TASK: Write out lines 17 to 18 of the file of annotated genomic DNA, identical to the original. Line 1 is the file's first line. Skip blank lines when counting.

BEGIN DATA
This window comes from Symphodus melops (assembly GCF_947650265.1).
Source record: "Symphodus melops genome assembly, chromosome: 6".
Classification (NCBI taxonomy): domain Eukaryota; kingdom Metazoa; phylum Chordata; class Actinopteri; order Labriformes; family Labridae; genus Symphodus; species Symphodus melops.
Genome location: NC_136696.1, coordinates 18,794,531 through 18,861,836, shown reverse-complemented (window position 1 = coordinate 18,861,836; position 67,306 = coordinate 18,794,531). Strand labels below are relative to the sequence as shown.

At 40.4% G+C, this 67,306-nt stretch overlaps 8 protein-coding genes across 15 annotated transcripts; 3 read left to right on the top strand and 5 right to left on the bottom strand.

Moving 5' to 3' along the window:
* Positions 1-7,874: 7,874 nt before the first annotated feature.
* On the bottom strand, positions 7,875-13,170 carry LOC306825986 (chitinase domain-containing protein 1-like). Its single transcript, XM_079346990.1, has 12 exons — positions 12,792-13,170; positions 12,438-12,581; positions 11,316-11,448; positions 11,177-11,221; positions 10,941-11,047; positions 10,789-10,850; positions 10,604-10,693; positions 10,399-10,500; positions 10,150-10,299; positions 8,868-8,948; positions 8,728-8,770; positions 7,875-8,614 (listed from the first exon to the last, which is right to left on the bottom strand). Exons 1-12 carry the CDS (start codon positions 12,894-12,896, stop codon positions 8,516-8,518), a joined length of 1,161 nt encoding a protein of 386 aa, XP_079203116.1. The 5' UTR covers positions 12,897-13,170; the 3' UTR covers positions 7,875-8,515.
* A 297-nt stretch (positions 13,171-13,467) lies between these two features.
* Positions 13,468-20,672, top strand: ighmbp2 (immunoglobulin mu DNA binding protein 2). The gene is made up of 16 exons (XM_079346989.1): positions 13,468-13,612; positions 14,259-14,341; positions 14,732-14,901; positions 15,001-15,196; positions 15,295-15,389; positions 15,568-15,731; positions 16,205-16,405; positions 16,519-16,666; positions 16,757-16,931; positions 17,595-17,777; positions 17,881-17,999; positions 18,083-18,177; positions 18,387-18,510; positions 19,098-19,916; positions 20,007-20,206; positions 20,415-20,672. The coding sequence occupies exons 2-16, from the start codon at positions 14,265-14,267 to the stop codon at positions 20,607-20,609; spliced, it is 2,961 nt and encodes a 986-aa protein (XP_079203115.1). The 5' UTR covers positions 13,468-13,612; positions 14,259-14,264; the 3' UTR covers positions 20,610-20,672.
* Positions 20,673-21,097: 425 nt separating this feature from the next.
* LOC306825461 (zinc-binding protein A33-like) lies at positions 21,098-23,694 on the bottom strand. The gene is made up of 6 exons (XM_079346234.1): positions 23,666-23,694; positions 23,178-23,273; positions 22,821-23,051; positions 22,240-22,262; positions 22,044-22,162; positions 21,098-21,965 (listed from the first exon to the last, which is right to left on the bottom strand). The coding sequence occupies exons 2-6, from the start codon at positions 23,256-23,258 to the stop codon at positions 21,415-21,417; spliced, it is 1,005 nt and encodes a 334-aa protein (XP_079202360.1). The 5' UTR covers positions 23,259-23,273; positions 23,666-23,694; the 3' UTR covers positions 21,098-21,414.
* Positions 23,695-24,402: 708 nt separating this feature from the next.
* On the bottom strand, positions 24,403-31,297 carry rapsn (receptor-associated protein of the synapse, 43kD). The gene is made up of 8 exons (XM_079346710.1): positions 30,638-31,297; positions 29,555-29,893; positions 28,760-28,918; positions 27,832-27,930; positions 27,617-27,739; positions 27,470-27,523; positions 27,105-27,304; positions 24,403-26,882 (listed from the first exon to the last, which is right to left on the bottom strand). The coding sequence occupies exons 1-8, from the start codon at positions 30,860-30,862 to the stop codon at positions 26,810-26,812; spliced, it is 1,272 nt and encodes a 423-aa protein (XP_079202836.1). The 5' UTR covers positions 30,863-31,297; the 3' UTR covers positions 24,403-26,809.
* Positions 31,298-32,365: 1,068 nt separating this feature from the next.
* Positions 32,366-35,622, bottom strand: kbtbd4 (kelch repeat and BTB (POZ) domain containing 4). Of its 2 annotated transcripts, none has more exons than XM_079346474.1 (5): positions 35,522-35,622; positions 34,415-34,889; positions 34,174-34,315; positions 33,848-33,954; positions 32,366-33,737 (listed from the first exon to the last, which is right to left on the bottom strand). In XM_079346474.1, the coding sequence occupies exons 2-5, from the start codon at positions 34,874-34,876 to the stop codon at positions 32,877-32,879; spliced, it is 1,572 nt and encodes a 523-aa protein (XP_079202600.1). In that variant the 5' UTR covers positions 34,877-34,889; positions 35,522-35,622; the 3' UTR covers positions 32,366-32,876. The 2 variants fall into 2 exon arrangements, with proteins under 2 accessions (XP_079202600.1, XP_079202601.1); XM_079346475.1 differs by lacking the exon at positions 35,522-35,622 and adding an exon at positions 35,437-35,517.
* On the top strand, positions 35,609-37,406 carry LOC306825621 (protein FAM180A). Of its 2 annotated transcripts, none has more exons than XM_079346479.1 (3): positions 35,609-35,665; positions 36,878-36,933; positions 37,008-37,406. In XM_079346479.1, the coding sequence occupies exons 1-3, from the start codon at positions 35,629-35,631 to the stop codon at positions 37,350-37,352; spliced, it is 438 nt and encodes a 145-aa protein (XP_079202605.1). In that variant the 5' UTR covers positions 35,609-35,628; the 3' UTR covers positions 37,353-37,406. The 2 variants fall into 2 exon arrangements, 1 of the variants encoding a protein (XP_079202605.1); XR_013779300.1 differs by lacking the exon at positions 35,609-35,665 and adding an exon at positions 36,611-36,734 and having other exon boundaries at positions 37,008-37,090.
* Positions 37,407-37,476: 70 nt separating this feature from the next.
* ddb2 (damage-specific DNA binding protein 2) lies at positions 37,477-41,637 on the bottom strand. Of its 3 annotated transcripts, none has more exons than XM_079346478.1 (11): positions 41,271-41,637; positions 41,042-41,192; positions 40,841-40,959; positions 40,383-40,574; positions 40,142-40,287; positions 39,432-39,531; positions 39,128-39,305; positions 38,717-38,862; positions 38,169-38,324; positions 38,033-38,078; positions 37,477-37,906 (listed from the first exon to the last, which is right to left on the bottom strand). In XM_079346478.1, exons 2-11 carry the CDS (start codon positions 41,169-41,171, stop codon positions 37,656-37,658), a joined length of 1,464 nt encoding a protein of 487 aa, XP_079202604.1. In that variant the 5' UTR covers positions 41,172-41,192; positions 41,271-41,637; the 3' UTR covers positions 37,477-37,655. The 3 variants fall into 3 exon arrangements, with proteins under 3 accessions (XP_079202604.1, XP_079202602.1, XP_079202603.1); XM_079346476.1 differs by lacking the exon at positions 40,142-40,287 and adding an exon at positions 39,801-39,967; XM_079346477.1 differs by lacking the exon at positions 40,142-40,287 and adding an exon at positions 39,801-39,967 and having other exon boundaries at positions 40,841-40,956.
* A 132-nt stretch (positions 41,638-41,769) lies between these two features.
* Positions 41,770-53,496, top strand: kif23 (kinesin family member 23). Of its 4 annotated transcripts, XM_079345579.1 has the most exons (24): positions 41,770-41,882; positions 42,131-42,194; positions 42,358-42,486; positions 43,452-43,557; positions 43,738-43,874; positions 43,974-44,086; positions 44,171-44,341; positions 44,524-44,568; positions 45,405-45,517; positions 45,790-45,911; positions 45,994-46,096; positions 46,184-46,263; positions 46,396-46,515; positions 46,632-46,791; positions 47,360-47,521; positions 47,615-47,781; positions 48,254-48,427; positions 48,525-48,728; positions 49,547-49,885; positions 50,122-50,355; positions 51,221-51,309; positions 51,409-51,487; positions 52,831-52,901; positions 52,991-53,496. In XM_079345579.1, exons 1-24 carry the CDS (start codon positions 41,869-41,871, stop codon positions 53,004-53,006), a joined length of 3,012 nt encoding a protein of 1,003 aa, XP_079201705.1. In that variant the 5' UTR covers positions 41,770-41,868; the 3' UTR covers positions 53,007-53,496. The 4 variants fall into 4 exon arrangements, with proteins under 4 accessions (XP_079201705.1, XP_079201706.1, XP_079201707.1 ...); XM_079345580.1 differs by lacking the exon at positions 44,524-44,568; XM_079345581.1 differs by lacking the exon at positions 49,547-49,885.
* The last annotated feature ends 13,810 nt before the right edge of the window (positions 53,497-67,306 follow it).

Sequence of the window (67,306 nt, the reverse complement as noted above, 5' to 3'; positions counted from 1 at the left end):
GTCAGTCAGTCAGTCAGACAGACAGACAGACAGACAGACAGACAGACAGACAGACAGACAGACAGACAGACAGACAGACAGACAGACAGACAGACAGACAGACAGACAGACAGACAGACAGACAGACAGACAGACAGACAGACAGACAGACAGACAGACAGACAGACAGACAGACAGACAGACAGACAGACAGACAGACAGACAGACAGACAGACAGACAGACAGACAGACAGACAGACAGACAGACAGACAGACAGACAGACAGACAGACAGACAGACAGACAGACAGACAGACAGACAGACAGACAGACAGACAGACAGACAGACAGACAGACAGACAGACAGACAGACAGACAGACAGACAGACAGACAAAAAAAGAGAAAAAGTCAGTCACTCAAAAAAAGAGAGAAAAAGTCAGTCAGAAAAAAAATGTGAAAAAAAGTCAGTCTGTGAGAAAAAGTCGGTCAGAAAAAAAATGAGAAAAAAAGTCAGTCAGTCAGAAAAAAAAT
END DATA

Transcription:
* On the top strand, positions 35,609-37,406 carry LOC306825621 (protein FAM180A). Of its 2 annotated transcripts, none has more exons than XM_079346479.1 (3): positions 35,609-35,665; positions 36,878-36,933; positions 37,008-37,406. In XM_079346479.1, the coding sequence occupies exons 1-3, from the start codon at positions 35,629-35,631 to the stop codon at positions 37,350-37,352; spliced, it is 438 nt and encodes a 145-aa protein (XP_079202605.1). In that variant the 5' UTR covers positions 35,609-35,628; the 3' UTR covers positions 37,353-37,406. The 2 variants fall into 2 exon arrangements, 1 of the variants encoding a protein (XP_079202605.1); XR_013779300.1 differs by lacking the exon at positions 35,609-35,665 and adding an exon at positions 36,611-36,734 and having other exon boundaries at positions 37,008-37,090.
* Positions 37,407-37,476: 70 nt separating this feature from the next.